Jacinda Ardern is staying quiet on whether the Government will return to Te Tii Marae in 2021, the setting of politically-charged conflicts during the tenure of other New Zealand leaders.
The Prime Minister was welcomed onto the more neutral Te Whare Rūnanga or 'upper marae' at the Waitangi Treaty Grounds on Tuesday, where she was asked if the Government has any plans to return to Te Tii Marae next year.
"Those aren't matters for me," Ardern told reporters. "Those decisions are all made here by the Waitangi National Trust, so we're in their hands and they make those decisions.
"I'd be comfortable to follow the plan that the Trust build - we've done that ever since I've been coming here... we're in their hands, and however they want to run Waitangi Day is what we do."
Te Tii Marae is where former Prime Minister Helen Clark was met with a barrage of protesters in 2004 following controversy surrounding the Foreshore and Seabed Act.
It's also where former Prime Minister John Key - during his first visit to Waitangi as leader in 2009 - was grabbed and harassed by two men who had to be dragged away by security.
Former National MP Steven Joyce was pelted in the face with a dildo back in 2016 outside the Te Tii Marae grounds over objections to the TPPA, and it's also where former National leader Don Brash was hit in the face with mud.
Ardern was elected Prime Minister in 2017, and the following year the decision was made to move all of the political talks to the more neutral Te Whare Rūnanga Marae.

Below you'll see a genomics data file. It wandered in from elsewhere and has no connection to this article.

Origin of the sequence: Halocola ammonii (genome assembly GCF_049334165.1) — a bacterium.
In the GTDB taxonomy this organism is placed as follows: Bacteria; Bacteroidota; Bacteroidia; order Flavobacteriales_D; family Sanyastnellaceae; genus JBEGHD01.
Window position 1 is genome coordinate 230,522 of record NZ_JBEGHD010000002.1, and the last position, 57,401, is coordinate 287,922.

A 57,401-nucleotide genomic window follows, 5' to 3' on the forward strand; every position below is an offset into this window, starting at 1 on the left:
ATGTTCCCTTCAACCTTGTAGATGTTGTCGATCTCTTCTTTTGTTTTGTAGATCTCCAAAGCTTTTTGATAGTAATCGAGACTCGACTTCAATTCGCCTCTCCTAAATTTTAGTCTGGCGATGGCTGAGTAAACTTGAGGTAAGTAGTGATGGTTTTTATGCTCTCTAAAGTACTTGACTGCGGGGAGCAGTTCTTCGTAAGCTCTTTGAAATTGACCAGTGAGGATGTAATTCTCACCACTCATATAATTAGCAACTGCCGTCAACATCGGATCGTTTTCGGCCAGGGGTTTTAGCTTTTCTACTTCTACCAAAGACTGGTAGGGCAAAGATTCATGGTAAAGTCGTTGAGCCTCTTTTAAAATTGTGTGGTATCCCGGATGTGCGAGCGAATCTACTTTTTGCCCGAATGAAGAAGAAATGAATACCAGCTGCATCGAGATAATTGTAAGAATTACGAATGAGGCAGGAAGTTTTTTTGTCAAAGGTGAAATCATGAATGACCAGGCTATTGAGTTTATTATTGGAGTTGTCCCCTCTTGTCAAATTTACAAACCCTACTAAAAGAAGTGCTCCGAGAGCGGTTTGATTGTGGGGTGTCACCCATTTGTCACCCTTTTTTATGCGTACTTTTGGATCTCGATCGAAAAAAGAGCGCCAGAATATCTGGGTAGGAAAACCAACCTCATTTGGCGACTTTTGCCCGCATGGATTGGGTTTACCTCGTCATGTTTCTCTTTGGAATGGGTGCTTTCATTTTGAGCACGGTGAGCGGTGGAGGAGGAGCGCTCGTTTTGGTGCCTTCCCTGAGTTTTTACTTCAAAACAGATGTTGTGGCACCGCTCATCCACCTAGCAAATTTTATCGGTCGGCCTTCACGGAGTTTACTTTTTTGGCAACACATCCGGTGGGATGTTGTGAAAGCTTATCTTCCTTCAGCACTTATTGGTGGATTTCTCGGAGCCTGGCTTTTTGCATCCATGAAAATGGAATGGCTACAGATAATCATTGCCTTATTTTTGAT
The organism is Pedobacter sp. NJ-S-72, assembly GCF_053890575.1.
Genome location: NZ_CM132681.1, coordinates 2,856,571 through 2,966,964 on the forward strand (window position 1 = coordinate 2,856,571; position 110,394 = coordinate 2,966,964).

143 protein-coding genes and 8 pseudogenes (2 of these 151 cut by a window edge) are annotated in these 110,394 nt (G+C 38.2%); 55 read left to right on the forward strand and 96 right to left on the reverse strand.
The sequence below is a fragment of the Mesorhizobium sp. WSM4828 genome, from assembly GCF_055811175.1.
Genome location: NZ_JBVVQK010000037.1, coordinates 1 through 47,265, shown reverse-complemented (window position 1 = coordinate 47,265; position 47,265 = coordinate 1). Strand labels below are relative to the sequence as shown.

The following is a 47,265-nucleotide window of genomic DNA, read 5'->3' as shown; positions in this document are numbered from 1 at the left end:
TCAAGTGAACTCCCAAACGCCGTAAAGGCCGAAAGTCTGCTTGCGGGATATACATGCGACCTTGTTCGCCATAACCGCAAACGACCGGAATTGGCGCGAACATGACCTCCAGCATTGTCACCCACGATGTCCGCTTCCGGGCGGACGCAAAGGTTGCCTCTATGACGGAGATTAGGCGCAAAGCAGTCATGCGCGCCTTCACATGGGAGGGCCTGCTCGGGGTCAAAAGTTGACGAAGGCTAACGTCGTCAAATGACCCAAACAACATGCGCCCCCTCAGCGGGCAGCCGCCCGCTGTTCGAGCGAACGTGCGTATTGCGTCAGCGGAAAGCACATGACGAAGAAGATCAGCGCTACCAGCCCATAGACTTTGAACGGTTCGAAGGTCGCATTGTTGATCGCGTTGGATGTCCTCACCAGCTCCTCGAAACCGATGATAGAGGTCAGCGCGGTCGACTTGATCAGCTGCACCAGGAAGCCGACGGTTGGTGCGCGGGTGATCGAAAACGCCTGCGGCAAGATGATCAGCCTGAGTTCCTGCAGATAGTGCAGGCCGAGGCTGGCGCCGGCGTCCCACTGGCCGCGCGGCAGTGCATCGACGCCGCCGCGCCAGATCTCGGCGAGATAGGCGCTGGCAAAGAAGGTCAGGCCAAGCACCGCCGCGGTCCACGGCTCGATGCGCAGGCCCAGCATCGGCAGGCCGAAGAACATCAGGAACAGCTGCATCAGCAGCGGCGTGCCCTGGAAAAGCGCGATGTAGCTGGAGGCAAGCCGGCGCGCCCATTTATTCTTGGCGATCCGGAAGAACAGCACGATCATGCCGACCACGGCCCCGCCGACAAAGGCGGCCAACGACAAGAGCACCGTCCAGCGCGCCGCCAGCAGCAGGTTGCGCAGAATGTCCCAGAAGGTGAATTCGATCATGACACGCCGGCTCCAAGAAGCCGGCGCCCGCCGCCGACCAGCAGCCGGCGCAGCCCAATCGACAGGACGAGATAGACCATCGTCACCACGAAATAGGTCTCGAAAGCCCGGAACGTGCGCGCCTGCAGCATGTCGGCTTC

Former Māori Party co-leader Pita Sharples suggested moving traditional celebrations at Waitangi to the upper marae back in 2013, after he said elders became tired of the political antics.
But Key was quoted at the time saying he did not believe moving the location would change much.
It was at the upper marae where Ardern delivered the first speech there from a female Prime Minister in 2018.
"I do not take lightly the privilege extended to me to speak... today, not only as a Prime Minister but as a wāhine," she said at the time.
Following Ardern's speech at the marae on Tuesday morning - her third time since becoming Prime Minister - she brushed off suggestions the Government might cause further division if she doesn't return to Te Tii.
"No, I sat with Titewhai today, and of course you will have heard it doesn't stop the challenge and the discussion and dialogue that we have on the marae... There's plenty of that," Ardern said.
Titewhai Harawira, a veteran activist and Ngāpuhi kuia, has traditionally welcomed Prime Ministers onto Waitangi maraes, including Ardern.
Harawira also famously brought Clark to tears in 1998 after she challenged the then-Opposition leader's right to speak at Te Tii Marae as a woman.
Ardern said the point of Waitangi is that "we're open to having debates and you can see that here as much as you used to on the lower marae".
Ardern appeared to be referring to the politically-charged comments made during speeches this year at the upper marae when politicians were welcomed with a pōwhiri.
"I'm here to follow the process and protocols that get set here by the Waitangi Trust," Ardern said.
You can read more about the history of how recent New Zealand leaders have handled Waitangi here.